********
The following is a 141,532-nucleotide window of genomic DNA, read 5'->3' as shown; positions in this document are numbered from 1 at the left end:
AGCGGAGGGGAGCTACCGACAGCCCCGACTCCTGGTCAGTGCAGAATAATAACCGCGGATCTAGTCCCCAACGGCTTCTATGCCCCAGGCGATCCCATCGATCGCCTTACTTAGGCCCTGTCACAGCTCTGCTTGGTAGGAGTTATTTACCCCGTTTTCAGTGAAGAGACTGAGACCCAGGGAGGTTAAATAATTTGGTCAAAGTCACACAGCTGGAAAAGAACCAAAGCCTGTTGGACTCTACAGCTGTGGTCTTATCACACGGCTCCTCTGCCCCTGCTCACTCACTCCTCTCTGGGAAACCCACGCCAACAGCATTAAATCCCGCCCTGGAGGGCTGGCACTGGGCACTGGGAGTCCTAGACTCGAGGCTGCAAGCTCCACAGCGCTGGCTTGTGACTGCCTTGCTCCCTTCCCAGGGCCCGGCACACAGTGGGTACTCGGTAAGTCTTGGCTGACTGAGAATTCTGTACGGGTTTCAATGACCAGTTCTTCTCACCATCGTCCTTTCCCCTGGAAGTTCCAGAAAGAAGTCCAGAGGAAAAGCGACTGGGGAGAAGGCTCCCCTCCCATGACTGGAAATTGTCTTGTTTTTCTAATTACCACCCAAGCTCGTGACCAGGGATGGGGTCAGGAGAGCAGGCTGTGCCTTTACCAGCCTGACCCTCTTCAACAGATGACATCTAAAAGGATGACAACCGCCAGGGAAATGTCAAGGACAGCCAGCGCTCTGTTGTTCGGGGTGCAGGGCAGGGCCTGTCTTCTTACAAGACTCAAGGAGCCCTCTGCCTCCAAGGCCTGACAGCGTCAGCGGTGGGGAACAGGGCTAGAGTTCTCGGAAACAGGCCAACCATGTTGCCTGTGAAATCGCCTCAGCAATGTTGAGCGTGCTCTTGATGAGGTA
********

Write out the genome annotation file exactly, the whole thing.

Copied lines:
The following is a 141,532-nucleotide window of genomic DNA, read 5'->3' as shown; positions in this document are numbered from 1 at the left end:
AGCGGAGGGGAGCTACCGACAGCCCCGACTCCTGGTCAGTGCAGAATAATAACCGCGGATCTAGTCCCCAACGGCTTCTATGCCCCAGGCGATCCCATCGATCGCCTTACTTAGGCCCTGTCACAGCTCTGCTTGGTAGGAGTTATTTACCCCGTTTTCAGTGAAGAGACTGAGACCCAGGGAGGTTAAATAATTTGGTCAAAGTCACACAGCTGGAAAAGAACCAAAGCCTGTTGGACTCTACAGCTGTGGTCTTATCACACGGCTCCTCTGCCCCTGCTCACTCACTCCTCTCTGGGAAACCCACGCCAACAGCATTAAATCCCGCCCTGGAGGGCTGGCACTGGGCACTGGGAGTCCTAGACTCGAGGCTGCAAGCTCCACAGCGCTGGCTTGTGACTGCCTTGCTCCCTTCCCAGGGCCCGGCACACAGTGGGTACTCGGTAAGTCTTGGCTGACTGAGAATTCTGTACGGGTTTCAATGACCAGTTCTTCTCACCATCGTCCTTTCCCCTGGAAGTTCCAGAAAGAAGTCCAGAGGAAAAGCGACTGGGGAGAAGGCTCCCCTCCCATGACTGGAAATTGTCTTGTTTTTCTAATTACCACCCAAGCTCGTGACCAGGGATGGGGTCAGGAGAGCAGGCTGTGCCTTTACCAGCCTGACCCTCTTCAACAGATGACATCTAAAAGGATGACAACCGCCAGGGAAATGTCAAGGACAGCCAGCGCTCTGTTGTTCGGGGTGCAGGGCAGGGCCTGTCTTCTTACAAGACTCAAGGAGCCCTCTGCCTCCAAGGCCTGACAGCGTCAGCGGTGGGGAACAGGGCTAGAGTTCTCGGAAACAGGCCAACCATGTTGCCTGTGAAATCGCCTCAGCAATGTTGAGCGTGCTCTTGATGAGGTA